Republicans considering lawsuit over Cordray’s recess appointment

Mitch McConnellTop Republicans in the Senate are likely to decide whether or not to file a lawsuit to challenge the controversial use of recess appointments by President Barack Obama after their January 23 return.
Obama bypassed Congress to place Richard Cordray as the director of the Consumer Financial Protection Bureau, who was facing drawn-out opposition by the Republicans, Reuters reports. Obama may have used the appointments to tap into voter hostility toward a gridlocked Congress. As a result, a lawsuit may be both legally shaky and could backfire with voters.
"We haven't made any decisions about a challenge, but we won't take options off the table," Bruce Josten, the chief lobbyist for the U.S. Chamber of Commerce, said, according to Reuters. "(The validity of the appointments) will likely be challenged and settled by the courts."
Legal experts say that a lawsuit from Senate Republicans has a high likelihood of being thrown out if a court decides they can't bring the case due to a lack of legal standing. A lawsuit from a business group with at least one member as a potential target of the CFPB is more likely.
"What will Senate Republicans argue in a lawsuit?" a senior Senate Democratic aide said, according to Reuters. "That they have the right to obstruct? I don't think that's a winning hand."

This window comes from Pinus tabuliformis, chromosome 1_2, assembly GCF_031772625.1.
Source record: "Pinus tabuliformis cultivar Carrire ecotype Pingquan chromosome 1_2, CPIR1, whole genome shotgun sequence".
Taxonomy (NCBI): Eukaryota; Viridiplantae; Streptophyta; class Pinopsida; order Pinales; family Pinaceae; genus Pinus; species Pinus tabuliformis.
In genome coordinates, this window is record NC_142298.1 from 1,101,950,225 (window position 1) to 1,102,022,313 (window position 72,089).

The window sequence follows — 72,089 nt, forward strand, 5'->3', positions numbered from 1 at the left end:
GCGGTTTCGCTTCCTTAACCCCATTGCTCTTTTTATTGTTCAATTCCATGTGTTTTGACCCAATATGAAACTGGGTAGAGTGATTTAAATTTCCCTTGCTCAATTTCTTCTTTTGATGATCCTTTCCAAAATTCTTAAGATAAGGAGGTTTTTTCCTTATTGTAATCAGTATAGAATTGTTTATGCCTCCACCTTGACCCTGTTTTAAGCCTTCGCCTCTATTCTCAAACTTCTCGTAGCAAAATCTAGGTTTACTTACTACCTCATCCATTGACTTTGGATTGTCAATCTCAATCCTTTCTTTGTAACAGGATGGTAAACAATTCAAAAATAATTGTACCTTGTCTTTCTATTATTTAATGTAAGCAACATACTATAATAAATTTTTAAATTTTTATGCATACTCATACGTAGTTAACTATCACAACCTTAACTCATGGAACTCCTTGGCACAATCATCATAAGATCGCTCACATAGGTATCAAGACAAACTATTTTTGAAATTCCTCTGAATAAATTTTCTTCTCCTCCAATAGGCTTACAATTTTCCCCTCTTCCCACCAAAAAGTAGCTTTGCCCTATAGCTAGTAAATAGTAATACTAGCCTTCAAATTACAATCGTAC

Republicans may use the recess appointments to frame Obama's decision as a grab for power.
"This outrageous affront to the American people ventures into uncertain legal territory, threatens the Constitutional process for confirmation, and fundamentally endangers the Constitutional role of Congress to provide a check on the excesses of the executive branch," Mitch McConnell, the Senate Republican leader, said, according to Reuters.
In 1997, a Supreme Court filing in Raines v. Byrd determined that individual congressmen did not have standing to sue the president from having the power to line-item veto money amounts in budget bills. Senate Republicans may instead decide to avoid a direct court fight and file an amicus brief in support of an industry group's suit if one comes about.

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